Ballot measure a check on lawmakers

I’m working to support a ballot initiative by circulating a petition. Our initiated measure is the Voter Protection and Anti-Corruption (VPAC) amendment. This amendment will reduce the influence on legislative decisions by deep-pocket donors. We say “never again” to what the Legislature did to IM-22. Repealing initiated measures shouldn’t be so easy.

In recent years, inattentive government management allowed millions of dollars to be lost to individual investors and to the state treasury. Those are just the known missteps. It’s also a fact that our politics is awash in money. Recognizing this effort to be a heavy lift, we reached out to a nonpartisan group in Florence, Massachusetts, called Represent.US. This organization is a 501c (4) nonprofit corporation. It was specifically created to build support for initiatives that overhaul lobbying, transparency and campaign finance laws. They don’t accept money from politically-associated groups or from corporations. Meanwhile, complaining lawmakers have access to hundreds of profit-motivated model bills from the corporate-supported ALEC organization. 

Several well-known constitutional scholars contributed to the authorship of our specific South Dakota amendment. The authors maintain that the provisions are fully constitutional and compatible with all federal court rulings.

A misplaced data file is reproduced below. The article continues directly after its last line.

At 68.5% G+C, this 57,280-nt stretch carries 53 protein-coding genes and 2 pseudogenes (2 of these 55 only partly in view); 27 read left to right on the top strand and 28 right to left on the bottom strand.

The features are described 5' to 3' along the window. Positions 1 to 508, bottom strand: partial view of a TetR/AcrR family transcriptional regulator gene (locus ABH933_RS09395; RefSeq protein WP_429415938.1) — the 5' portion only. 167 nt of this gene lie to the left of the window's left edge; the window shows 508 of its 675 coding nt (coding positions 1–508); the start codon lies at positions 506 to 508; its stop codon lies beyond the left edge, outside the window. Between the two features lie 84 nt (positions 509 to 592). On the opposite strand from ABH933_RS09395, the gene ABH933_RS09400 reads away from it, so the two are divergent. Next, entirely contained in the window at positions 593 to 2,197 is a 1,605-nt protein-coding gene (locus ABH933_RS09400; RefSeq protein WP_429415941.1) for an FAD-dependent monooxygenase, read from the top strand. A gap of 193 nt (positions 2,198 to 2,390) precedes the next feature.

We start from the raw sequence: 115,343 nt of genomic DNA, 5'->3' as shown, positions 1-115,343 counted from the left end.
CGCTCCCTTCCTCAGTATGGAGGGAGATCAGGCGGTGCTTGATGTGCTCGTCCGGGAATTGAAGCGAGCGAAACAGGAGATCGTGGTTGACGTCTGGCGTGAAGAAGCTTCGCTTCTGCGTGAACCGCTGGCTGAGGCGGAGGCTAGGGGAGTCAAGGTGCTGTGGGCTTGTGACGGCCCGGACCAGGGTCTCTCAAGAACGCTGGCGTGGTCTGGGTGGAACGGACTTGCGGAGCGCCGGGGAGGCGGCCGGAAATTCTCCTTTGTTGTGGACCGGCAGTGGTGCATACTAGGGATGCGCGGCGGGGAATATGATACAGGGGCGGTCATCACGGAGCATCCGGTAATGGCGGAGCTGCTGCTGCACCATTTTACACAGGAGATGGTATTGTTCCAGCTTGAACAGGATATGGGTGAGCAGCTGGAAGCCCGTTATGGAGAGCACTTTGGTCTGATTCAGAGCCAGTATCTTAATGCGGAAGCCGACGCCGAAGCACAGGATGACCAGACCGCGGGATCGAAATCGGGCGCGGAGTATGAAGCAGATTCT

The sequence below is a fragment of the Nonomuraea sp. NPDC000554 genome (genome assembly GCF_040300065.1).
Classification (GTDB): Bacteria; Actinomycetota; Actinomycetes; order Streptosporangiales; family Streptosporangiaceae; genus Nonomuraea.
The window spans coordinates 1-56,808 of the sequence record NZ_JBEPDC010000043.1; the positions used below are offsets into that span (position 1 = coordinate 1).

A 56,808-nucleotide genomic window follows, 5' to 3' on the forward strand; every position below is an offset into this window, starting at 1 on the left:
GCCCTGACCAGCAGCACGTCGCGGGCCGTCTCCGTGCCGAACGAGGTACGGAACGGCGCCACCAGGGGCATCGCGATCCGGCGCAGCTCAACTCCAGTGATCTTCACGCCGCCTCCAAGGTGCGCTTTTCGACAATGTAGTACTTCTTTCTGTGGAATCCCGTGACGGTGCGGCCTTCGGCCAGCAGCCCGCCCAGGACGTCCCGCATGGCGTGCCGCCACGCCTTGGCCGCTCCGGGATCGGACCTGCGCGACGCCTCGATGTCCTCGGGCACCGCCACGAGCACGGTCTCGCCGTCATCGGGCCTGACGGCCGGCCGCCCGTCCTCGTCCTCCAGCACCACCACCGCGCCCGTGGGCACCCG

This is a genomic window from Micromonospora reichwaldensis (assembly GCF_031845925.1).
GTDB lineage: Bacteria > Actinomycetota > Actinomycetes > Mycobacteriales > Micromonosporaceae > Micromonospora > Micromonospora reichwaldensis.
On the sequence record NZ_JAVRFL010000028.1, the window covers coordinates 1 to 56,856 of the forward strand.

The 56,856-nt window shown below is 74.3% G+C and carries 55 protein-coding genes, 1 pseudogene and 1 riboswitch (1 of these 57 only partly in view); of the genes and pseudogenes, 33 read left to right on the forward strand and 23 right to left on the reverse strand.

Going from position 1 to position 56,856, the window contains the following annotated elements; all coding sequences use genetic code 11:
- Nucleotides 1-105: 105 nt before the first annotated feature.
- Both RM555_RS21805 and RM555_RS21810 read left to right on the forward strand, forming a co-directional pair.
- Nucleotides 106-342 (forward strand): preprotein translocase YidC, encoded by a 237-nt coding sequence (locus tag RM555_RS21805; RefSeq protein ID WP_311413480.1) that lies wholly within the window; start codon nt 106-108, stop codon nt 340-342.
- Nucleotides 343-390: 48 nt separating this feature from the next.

Dave Wegner

Sioux Falls

U.S. monuments belong to people

The federal government is about to try to pass off misinformation on the public again. They say that they want to shrink national monuments because the monuments were created as a part of a massive land grab by the federal government.  The federal government already was in control of the land so it is impossible to “grab” what is yours already. 

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The land is the property of the people of the U.S., purchased with the people’s taxes and maintained with those taxes.  The majority of people have already indicated they want the lands to remain open to their use.  The president plans to turn the land over to private profiteers that would exclude U.S. citizens from their right to use the land while failing to give those citizens any portion of the profit of whatever is taken from those citizen’s lands.  That would be both a land grab and theft by private industry.

The claim of this administration is this land grab will be good for the economy.  The question is, as always, “whose economy?  Will the average person on the street be enriched by turning his lands over to private industry or will he better off having the use of the land in perpetuity?

Eric Thompson

Bismarck, N.D. 

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